The Spokane Valley shootings that left three people hospitalized may reflect growing tensions among Hispanic gangs in the area, sheriff’s deputies said Tuesday.
Two of the three suspects in Sunday night’s assault have ties to Hispanic gangs in Yakima, Moses Lake and the Tri-Cities, deputies said.
The third, 17-year-old Jeremy Johnson, was charged Tuesday with five counts of first-degree assault.
Deputies said Johnson was driving during the attack and admitted firing one shot from a 9mm semiautomatic handgun at passengers in another car.
Even though he doesn’t have a criminal record, he could be tried as an adult because of his age and the seriousness of the crime.
The other suspects who were in Johnson’s car, Jose Mendoza and Robert DeLao, both 20, remained at large late Tuesday. Mendoza doesn’t have a criminal record in Spokane. DeLao has been arrested once for theft, but no charges were filed.
Johnson told detectives that during the shooting his gun jammed after the first round. Mendoza, who also goes by the nickname “Wino,” fired more bullets from another 9mm handgun, Johnson said.
Torrey Lowery, 18, was shot in the chest while sitting in the driver’s seat of his car. Two other victims in Lowery’s car - Heidi Hughes, 20, and Sabrina Lewin, 17 - also were shot, one in the knee, hip and neck and the other in the leg, wrist and finger.
Two other passengers were not injured.
Sheriff’s detectives said a confrontation had been brewing between the two groups for some time. Lowery knew who Johnson was and identified him as one of the shooters, sheriff’s reports show.
“This was not a ‘I was in the wrong place at the wrong time’ kind of thing,” said Sgt. George Wiggen, who oversees the Sheriff Department’s drug and gang unit. “This was your typical gangster shooting and typical gangster shootings are all about respect.”
Johnson, who is non-Hispanic, started hanging out with Mendoza and DeLao and even had the Spanish phrase “La Raza Por Vida” written on the back window of his car.
The words translate to “the race for life,” with the word “race” referring to Chicano people.
“(Johnson), he’s emulating these other Hispanic guys, trying to be like them,” said Detective Rick Van Leuven, a gang expert for the Sheriff’s Department.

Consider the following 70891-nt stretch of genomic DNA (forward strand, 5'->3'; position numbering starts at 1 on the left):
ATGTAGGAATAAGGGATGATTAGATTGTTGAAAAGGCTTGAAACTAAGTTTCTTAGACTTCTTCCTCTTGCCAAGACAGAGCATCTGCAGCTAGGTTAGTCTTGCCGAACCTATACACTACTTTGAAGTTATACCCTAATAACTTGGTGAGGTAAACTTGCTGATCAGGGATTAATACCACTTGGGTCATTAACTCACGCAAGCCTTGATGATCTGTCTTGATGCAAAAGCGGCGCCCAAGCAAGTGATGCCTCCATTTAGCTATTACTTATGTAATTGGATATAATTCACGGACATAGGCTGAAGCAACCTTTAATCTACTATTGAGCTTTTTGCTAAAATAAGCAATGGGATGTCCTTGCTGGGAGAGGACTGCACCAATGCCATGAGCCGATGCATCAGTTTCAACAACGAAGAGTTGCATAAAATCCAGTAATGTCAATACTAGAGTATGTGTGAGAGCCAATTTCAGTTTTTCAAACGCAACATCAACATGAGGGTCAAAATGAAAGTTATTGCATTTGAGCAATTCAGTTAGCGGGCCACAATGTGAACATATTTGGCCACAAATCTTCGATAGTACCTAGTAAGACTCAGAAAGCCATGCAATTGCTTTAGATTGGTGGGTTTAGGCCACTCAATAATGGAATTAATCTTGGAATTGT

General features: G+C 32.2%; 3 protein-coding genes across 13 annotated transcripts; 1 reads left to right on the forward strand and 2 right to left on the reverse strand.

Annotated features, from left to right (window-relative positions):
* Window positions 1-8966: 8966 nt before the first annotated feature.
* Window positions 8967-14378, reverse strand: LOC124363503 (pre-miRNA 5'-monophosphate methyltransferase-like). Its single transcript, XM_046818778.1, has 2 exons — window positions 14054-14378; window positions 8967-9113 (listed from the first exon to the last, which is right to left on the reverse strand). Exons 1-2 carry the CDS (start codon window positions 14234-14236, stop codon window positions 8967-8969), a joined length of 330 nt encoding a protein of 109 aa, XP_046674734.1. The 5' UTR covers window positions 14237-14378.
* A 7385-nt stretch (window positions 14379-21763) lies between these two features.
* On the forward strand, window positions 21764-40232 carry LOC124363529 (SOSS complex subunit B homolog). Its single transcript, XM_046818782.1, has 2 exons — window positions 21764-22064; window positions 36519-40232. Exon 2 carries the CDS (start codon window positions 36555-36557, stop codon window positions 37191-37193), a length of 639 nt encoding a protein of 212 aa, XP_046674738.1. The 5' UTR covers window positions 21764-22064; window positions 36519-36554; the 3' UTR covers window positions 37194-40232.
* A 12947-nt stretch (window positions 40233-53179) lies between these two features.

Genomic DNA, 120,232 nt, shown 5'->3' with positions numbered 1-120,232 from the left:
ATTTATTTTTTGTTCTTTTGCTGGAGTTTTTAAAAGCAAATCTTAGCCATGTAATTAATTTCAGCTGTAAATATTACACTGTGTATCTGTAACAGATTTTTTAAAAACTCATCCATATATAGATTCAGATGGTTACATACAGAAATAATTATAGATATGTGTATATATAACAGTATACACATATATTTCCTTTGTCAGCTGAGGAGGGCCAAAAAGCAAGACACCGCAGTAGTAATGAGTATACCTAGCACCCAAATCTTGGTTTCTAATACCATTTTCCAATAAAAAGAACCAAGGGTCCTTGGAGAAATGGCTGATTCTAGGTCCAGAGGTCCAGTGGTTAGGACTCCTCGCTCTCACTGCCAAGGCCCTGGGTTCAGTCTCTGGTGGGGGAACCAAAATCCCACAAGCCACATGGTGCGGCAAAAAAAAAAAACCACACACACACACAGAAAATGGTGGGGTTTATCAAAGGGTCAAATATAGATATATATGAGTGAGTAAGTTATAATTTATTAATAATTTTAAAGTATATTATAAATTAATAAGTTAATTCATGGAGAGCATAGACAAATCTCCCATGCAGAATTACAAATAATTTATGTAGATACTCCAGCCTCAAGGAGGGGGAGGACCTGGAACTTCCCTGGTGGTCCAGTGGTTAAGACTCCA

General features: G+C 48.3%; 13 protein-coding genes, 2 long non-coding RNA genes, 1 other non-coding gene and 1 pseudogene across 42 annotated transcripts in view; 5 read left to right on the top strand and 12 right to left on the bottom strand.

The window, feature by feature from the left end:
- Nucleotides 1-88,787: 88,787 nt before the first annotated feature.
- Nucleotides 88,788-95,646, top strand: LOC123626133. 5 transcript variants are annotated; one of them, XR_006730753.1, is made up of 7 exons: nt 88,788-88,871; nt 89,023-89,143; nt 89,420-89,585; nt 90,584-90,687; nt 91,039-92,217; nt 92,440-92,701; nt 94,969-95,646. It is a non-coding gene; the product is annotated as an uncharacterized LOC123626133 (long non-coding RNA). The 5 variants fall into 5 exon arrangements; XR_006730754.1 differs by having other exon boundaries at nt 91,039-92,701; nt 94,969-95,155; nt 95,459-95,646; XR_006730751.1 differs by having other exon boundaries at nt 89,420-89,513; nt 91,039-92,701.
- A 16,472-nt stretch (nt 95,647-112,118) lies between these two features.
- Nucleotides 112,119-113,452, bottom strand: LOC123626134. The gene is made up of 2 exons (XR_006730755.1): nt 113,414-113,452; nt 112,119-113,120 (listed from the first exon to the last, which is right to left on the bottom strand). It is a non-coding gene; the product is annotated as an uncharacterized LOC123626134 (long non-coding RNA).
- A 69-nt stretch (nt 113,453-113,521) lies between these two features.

“Even though he’s white, it’s not uncommon for gangs in Spokane to be multi-ethnic - for white males to affiliate with Hispanic or black or Asian gangs.”
At his detention hearing Tuesday, Johnson’s mother wouldn’t comment on her son’s gang involvement, but did express sympathy to the victims who were “brutally injured by my son.”
“He will take responsibility for his actions and be punished according to the law,” a tearful Rhonda Smith said.
Several of the youths who were in Lowery’s car during the shooting are involved with gangs, deputies said. A blue bandanna hung from Lowery’s rearview mirror - a symbol “indicative of people who align with gangs,” Van Leuven said.
Hispanic gangs in the United States mostly consist of two core groups called the Sorenos and Nortenos, or Southerners and Northerners. Like the Bloods and Crips, the two Hispanic groups are rival gangs who often vie for power.
The Hispanic gangs originated in California years ago, with the Bakersfield area being the dividing line between the Nortenos and Sorenos. But as the groups started moving out of California into other states, the north-south distinction faded, Van Leuven said.
Lately, detectives have started noticing an increase in gang violence within the same cliques, or sets, Van Leuven said. The Nortenos and Sorenos have smaller, separate gangs within each group.
“We haven’t seen that before but now we’re seeing them start jacking each other around,” he said.
Detectives blame some of that on young gang members moving to Spokane from bigger cities, where they didn’t have much power or seniority within the group.
“They once were peewees and then they come up here and realize they can be the big man in the gang now, so they start things happening,” Van Leuven said.
That type of “branching out” results in more tensions among gangs because there are more rivals to deal with, he said.
After Sunday night’s shooting, Johnson told deputies he drove to an apartment at Steve’s Trailer Park on North Adams Road in the Valley.
According to sheriff’s reports, the three hid both guns and bullets in a plumber’s access hole in the ground. Johnson was arrested Monday while driving in Coeur d’Alene.
It is still unclear what sparked the shooting, although Wiggen said it likely had to do with one group believing the other was showing disrespect.
“It could have been a stare or a few words or a look or whatever,” he said. “We’re not talking about rational people, but irrational youths with overblown egos. To them, shooting somebody, it doesn’t matter who, brings respect.”
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